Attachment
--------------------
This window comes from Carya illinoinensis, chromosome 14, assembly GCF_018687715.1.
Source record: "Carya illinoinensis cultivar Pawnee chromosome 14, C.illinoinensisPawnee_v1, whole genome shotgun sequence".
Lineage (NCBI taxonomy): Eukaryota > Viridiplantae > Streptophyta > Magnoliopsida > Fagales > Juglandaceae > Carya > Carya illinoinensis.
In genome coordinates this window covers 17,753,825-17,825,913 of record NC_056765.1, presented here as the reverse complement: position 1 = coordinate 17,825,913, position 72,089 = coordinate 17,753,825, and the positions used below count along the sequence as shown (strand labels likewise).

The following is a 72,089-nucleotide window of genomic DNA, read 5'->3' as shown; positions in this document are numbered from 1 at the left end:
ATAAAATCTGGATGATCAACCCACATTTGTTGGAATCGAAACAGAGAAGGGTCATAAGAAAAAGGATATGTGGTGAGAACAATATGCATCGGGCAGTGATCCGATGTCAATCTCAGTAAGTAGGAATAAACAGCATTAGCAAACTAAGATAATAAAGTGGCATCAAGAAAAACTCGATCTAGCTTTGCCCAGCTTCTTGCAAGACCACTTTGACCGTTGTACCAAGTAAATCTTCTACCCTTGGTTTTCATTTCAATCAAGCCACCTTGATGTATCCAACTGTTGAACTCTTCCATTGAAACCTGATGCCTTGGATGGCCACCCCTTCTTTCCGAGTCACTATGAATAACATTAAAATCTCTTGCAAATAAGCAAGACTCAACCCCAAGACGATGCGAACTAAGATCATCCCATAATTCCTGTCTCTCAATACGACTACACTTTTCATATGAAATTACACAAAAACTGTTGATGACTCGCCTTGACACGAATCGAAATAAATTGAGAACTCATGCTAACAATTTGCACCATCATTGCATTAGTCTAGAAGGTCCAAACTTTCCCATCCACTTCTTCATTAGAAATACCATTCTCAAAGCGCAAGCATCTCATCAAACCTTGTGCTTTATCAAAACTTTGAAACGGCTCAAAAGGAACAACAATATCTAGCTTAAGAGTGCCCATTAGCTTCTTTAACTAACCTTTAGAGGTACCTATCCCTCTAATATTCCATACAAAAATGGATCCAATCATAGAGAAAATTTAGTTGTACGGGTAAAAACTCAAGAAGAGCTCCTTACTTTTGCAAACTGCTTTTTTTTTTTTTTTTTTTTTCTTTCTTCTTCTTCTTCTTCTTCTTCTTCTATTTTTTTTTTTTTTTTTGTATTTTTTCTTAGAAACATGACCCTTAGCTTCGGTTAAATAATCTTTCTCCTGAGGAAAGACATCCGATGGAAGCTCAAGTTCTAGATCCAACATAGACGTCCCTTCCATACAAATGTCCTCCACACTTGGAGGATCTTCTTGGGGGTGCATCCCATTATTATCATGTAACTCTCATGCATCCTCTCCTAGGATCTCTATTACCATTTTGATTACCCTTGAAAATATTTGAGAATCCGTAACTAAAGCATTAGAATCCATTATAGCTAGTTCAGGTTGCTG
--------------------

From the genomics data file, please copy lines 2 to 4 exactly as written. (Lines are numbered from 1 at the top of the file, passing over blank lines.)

Source record: "Carya illinoinensis cultivar Pawnee chromosome 14, C.illinoinensisPawnee_v1, whole genome shotgun sequence".
Lineage (NCBI taxonomy): Eukaryota > Viridiplantae > Streptophyta > Magnoliopsida > Fagales > Juglandaceae > Carya > Carya illinoinensis.
In genome coordinates this window covers 17,753,825-17,825,913 of record NC_056765.1, presented here as the reverse complement: position 1 = coordinate 17,825,913, position 72,089 = coordinate 17,753,825, and the positions used below count along the sequence as shown (strand labels likewise).